Google Glass didn’t make me a dork

It wasn’t what I expected.

That’s what I walked away thinking after I tried Glass, Google’s new computerized eyeglasses, during last week’s Google I/O developer conference in San Francisco.

To be honest, I’d expected to feel like a total idiot when I put Glass on. Total dorkdom. I figured I’d slip them on and suddenly I might as well be wearing a pocket-protector and hiding from the cool kids. And for God’s sake, I wanted to make sure no one took my picture so friends in the newsroom couldn’t mock me with it later.


Computerworld reporter Sharon Gaudin tries on a pair of Glass during Google I/O last week in San Francisco.

Well, I have been mocked… a bit… but I have to say that using Glass was really interesting and more fun than I had expected. I know. I know. I had the same skeptical thoughts that a lot of my friends and colleagues have had, but Glass surprised me.

I even wanted my picture taken with them.


A lot of users received their early edition of Glass just in time to open up the box and try out their new wearable computer at Google I/O last week. Photo Credit: Sharon Gaudin

While I was out at Google I/O, I met someone who said I could try Glass and see it coming right out of the box. You can’t pass that up.

Glass actually is pretty light, considering that it has a battery, a processor and the translucent screen that sits just above your right eye. My colleague JR Raphael, who also tried out Glass at the same time, said the right-side bow, which is the business side of these eyeglasses, felt a bit heavy or strange on his ear but I didn’t have any problem with it.

There’s an on/off button on the right bow but Glass also can be set up to automatically turn on once the user puts them on. This On-Head Detection is a nice feature.


A look at the inside of Glass' right-hand bow, which holds the battery and processor, shows the on/off button on the far right. Users have a wide range of battery life claims, from 8 hours for light use to half an hour for heavy vide use. Photo Credit: Sharon Gaudin

To get Glass going, you can activate them by tapping the side of the bow or you can simply nod upward. (I have to say that seeing so many early adopters walking around the conference center making exaggerated nodding gestures was pretty amusing. It was like the Google I/O tick. )

To scroll through the menu of options, which you can see on the screen, swipe your finger either up and down or across the bow, depending on what you want to do.

You also can manipulate Glass by voice control, but you have to speak smoothly for it to work. Pause to collect your thoughts or remember the order of the commands, and it won’t work.

Sounds pretty simple, but it’s not.


Glass comes with a set of instructions, a USB connector, power cord and carrying case. Photo Credit: Sharon Gaudin

OK, it’s obviously not rocket science, but manipulating Glass without ending up accidentally in a different app or having the device turn itself back off takes a bit of practice.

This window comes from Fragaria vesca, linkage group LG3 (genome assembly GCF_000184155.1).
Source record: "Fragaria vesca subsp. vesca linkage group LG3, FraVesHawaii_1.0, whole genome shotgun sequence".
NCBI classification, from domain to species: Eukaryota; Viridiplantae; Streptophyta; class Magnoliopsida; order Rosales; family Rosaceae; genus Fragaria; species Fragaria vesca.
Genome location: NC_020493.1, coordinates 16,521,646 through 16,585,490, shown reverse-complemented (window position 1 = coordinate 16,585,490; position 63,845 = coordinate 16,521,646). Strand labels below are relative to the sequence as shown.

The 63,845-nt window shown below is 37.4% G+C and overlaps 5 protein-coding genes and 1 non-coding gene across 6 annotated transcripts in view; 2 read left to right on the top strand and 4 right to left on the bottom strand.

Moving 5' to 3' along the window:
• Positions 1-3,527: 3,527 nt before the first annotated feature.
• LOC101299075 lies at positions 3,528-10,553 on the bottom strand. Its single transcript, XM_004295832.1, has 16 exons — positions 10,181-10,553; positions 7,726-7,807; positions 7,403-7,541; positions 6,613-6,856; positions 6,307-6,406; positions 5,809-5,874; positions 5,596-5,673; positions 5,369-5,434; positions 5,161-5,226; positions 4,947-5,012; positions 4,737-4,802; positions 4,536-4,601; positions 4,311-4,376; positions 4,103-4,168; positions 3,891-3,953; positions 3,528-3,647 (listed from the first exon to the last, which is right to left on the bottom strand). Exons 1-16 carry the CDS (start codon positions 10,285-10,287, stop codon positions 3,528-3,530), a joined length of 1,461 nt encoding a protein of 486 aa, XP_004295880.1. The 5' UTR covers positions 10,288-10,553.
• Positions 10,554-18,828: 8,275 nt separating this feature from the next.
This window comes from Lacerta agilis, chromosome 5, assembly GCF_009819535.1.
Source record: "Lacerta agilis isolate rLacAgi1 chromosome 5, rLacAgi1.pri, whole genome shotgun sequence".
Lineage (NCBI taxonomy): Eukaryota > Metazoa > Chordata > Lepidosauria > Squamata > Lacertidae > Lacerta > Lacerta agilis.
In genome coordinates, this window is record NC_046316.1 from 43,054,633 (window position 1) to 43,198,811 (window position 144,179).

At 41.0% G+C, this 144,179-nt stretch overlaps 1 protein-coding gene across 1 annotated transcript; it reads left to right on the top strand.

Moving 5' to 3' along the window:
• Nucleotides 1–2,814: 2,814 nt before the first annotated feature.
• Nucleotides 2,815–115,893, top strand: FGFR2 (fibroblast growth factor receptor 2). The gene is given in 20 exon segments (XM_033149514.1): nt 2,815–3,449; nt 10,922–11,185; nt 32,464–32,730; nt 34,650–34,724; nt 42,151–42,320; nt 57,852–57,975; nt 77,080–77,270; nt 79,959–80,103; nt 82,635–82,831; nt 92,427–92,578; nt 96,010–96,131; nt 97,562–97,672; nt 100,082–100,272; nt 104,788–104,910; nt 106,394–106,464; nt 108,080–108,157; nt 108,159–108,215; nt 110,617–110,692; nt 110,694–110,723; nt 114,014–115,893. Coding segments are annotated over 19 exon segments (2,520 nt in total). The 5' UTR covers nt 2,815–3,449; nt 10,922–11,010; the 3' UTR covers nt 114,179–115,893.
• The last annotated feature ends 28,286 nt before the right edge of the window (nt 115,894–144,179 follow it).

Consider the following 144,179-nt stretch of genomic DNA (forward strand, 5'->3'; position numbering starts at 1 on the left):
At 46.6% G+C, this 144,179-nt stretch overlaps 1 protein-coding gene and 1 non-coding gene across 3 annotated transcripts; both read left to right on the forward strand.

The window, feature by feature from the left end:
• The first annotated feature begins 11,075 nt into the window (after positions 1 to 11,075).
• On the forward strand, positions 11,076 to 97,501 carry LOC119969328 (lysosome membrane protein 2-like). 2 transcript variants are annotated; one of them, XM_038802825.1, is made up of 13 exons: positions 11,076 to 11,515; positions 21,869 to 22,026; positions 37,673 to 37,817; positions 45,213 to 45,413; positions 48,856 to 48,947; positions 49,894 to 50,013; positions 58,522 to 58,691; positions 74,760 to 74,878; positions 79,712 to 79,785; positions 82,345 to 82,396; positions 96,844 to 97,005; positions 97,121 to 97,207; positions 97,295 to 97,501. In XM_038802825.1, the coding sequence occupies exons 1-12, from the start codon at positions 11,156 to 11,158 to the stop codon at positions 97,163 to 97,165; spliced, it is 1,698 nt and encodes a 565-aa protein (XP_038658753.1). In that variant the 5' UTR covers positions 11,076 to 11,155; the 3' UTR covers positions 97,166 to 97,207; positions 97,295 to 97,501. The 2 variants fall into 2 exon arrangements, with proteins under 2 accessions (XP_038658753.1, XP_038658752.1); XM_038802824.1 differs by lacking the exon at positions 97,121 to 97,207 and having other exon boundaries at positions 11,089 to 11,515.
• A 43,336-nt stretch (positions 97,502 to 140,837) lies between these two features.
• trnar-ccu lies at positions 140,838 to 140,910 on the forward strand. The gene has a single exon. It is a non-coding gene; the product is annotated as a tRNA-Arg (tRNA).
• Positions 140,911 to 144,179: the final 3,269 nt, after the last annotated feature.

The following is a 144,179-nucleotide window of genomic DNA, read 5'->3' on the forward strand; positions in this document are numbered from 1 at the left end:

I was mainly sitting down while I took Glass for a test run. If I’d been walking around the conference center or the streets of San Francisco, I’m sure I would have ended up tripping over a curb or walking into a pole while I was nodding and swiping and trying to remember which command came first.

Learning to use Glass isn’t an insurmountable hurdle, but if you’re considering Glass for yourself you should figure on some getting-to-know-you time before heading out mountain biking or trying to tape your daughter’s birthday.

Once I tried Glass, I could certainly see why it would be helpful in some situations.

Need something translated into a different language? Glass won’t just show you the words, a voice will pronounce the translation into your ear.


Google's Glass computerized eyeglasses have a translucent screen that sits just above the user's right eye. The camera lens sits right beside it. Photo Credit: Sharon Gaudin

Need directions? Glass will show you a map and give you directions. And if you turn your head, your perspective on the map changes. Believe me, a friend and I could have used them one night last week when a 10-minute walk to find a local pub became an hour-long adventure.

Yes, I could get translations and directions on my iPhone but the hands-free aspect of Glass makes it handy when you’re on the move. And the idea of being able to take pictures or shoot short video hands free also is intriguing. I could see using that while biking or playing with my dog on the beach.


Glass, which has a titanium frame, gets a charge here. Google has supplied nearly all of the developers and early adopters who signed up to receive Glass during the 2012 Google I/O but have not yet gotten Glass to the 8,000 explorers chosen this spring. Photo Credit: Sharon Gaudin

One issue at this point in its development, though, is battery life.

One Glass user told me his battery lasted from around 8 a.m. to 5 p.m. I think that might be a stretch unless he didn’t  use Glass much at all during the day.

Several other users said their battery life was more like several hours, and one man who shot video biking across the Golden Gate Bridge said it was more like half an hour for heavy video use.

Glass is just out as a prototype right now so I’ll be interested to see what changes are on the way for it when it finally arrives later this year or early in 2014.

Copyright © 2013 IDG Communications, Inc.

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